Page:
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3/1/2013 2:42:00 PM Email this articlePrint this article 
Early Illinois oilfield map discovered in Alaska, finds home in Crawford County
ROBINSON - An early Illinois oilfield map has traveled to Alaska and made its way back home to a Crawford County museum.

John Larrabee, Crawford County oil producer and supporter of the Illinois Oil Field Museum in Oblong, was recently contacted about a 1938 Illinois Basin oil field map that had been found in Alaska.

Larrabee said Alaska oilmen Mike Ross and Mark Atkins contacted him about the map Atkins had found in January while going through some old stuff of his grandfather's. Atkins also found an old drill-bit company catalog from the 1930s or '40s.

Both Ross and Atkins live and work on a man-made island owned and built by ENI Petroleum on the Nikaitchuq oil field, on the North Slope of Alaska. Ross and Atkins thought the old map and catalog were interesting, and that they should be on display in a museum, so they contacted Larrabee to see if he wanted them for the Illinois Oil Field Museum. Larrabee, of course, said "yes."

But how the map got to Alaska is unclear. Atkins was told by his mother that her grandfather, Tom Eilet, was born in Chicago in 1857. At an early age Eilet was given to a farmer, as his family could not take care of him. According to the story, the farmer was a cruel person and Eilet ran away at the age of eight, and nothing is known of that time in his life.

At one point he was a sheriff or deputy in Newkirk, Okla., during the Cherokee land grants. In 1913 he moved to Orcutt, Calf., where he lived and worked in the oil fields.

From there the story gets a little unclear, but Atkins remembers a reference to Crossville, Ill., being made, which prompted them to contact Larrabee.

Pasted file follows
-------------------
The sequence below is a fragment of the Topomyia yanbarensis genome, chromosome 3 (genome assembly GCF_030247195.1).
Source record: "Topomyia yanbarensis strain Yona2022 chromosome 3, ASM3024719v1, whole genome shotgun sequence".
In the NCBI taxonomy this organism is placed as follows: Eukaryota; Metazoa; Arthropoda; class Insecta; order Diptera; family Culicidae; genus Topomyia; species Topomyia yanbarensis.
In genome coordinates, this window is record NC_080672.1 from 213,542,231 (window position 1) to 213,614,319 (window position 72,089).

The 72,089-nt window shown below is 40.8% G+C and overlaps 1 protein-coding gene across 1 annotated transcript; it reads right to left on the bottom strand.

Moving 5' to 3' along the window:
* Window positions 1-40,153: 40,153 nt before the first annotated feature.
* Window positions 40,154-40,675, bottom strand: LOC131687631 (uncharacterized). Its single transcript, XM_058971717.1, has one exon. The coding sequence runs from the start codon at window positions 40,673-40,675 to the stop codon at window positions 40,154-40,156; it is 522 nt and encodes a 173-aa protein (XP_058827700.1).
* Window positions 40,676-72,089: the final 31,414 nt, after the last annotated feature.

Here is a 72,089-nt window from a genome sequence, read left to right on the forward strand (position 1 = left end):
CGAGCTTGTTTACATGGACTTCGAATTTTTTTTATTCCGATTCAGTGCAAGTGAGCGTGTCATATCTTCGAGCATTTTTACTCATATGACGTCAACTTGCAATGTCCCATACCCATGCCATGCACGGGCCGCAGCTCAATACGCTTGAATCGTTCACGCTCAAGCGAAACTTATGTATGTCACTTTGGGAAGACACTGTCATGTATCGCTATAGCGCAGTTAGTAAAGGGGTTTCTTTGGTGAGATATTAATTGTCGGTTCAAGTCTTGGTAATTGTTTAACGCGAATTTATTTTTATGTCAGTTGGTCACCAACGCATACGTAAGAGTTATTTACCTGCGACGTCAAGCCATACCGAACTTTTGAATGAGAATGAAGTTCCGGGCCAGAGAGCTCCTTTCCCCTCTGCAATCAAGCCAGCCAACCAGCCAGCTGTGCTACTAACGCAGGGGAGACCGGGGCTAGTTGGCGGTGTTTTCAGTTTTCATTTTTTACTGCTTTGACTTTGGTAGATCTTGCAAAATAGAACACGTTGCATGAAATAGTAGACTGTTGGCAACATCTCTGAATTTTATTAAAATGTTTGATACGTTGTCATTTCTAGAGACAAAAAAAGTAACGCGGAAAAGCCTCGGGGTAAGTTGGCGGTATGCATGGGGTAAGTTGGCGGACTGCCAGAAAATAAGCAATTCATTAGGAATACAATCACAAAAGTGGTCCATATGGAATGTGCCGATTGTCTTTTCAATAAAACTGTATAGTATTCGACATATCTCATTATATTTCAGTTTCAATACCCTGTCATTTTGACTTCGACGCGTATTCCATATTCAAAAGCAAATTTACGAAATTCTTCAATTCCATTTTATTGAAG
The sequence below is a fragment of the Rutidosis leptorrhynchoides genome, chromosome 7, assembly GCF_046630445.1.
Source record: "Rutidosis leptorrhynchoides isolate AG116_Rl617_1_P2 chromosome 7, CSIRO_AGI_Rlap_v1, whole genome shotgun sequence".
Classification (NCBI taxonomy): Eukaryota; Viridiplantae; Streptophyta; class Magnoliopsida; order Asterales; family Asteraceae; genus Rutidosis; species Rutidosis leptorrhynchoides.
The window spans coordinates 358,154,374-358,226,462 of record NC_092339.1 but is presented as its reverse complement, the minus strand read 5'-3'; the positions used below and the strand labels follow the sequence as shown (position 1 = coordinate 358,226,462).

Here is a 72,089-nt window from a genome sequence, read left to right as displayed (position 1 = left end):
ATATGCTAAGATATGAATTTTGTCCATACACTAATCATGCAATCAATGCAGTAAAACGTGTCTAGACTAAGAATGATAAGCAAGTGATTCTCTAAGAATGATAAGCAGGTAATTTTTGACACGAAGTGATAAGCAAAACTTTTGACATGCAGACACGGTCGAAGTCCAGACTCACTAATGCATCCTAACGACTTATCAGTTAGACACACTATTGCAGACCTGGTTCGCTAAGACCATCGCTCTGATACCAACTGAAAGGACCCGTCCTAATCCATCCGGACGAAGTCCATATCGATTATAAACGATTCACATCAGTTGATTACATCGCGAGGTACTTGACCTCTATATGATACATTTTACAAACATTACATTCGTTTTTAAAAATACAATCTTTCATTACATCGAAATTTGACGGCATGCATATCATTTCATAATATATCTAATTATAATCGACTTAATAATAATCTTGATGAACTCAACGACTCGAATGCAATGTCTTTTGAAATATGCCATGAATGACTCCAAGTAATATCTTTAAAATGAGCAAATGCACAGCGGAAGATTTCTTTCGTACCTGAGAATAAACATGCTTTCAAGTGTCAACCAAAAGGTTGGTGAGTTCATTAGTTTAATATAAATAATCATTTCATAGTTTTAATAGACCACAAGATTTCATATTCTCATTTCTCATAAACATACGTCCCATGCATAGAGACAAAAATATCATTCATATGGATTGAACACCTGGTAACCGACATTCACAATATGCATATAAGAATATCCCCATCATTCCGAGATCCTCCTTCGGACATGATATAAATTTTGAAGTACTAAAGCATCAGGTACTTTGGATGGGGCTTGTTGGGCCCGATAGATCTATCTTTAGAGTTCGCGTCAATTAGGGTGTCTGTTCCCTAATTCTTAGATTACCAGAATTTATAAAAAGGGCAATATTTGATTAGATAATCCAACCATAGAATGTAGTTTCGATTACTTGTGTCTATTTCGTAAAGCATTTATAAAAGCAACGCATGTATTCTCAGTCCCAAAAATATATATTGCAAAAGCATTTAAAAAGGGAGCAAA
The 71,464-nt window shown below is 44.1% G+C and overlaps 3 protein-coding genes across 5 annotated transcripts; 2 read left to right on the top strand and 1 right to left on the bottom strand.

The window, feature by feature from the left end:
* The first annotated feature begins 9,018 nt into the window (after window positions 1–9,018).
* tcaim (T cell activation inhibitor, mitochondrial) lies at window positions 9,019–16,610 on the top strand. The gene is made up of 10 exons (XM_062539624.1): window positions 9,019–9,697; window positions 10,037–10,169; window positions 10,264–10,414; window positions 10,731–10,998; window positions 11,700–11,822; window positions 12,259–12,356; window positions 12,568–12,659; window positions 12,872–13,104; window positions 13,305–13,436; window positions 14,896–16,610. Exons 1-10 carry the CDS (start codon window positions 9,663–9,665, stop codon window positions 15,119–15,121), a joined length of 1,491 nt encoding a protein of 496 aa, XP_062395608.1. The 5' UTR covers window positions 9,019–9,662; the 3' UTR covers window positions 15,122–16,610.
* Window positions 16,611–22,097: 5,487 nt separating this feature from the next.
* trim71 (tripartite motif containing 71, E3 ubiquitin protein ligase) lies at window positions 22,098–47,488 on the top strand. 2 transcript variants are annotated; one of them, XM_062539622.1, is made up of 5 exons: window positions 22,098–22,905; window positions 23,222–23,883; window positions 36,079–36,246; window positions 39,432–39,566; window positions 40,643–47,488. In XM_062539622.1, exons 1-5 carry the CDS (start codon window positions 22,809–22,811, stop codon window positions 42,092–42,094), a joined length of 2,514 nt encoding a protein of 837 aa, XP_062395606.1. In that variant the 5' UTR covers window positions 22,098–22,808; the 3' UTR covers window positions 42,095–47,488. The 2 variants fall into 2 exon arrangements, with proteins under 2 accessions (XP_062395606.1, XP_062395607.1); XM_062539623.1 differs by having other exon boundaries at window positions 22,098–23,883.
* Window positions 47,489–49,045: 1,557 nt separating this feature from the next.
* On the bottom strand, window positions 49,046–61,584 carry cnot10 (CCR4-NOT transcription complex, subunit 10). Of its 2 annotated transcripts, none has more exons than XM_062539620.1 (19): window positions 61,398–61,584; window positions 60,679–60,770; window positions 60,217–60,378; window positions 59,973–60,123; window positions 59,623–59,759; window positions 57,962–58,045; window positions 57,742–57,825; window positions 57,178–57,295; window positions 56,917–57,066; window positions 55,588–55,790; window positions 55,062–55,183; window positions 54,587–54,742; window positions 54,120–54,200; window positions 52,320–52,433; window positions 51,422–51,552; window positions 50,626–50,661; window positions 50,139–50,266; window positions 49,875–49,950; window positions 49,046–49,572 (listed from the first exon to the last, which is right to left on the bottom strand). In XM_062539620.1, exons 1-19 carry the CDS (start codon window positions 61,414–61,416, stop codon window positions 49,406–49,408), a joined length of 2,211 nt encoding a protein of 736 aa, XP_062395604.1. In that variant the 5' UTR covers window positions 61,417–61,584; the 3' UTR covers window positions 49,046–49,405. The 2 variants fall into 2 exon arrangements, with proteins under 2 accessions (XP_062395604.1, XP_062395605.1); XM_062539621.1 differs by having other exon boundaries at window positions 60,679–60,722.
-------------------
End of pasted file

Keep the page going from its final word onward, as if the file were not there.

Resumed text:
In the early 1900s oil boom camps sprang up in Illinois, Oklahoma, California and later Alaska, and it was not unusual for oilmen to travel the country like gypsies, moving from one boom field to the next. It is most likely that someone associated with Eilet or his family made their way to California or Alaska, during the big oil push following World War II, and brought the Illinois map with them.

Atkins also said that his grandfather did work in the Illinois oil fields at some time. And said he remembers Crossville being mentioned as one of the places his grandfather may have worked.

The map depicts known oil deposits of the period in the lower half of Illinois and Indiana. Larrabee noted that the Centralia oil deposit is not on the map as it was not discovered until later.

The map also notes oil production capacities at the 10 refineries. In 1938 the Ohio Oil Co. refinery Robinson, now Marathon, had a capacity of 10,000 barrels daily. The now-closed Indian Refining Co., Lawrenceville, long owned by Texaco, had a capacity of 16,000 barrels per day. The current Marathon refinery has a daily capacity of around 206,000 barrels, more than double the capacity of all refineries in Illinois in 1938.

"It feels good to know this stuff has found a good home," Ross said in an email.


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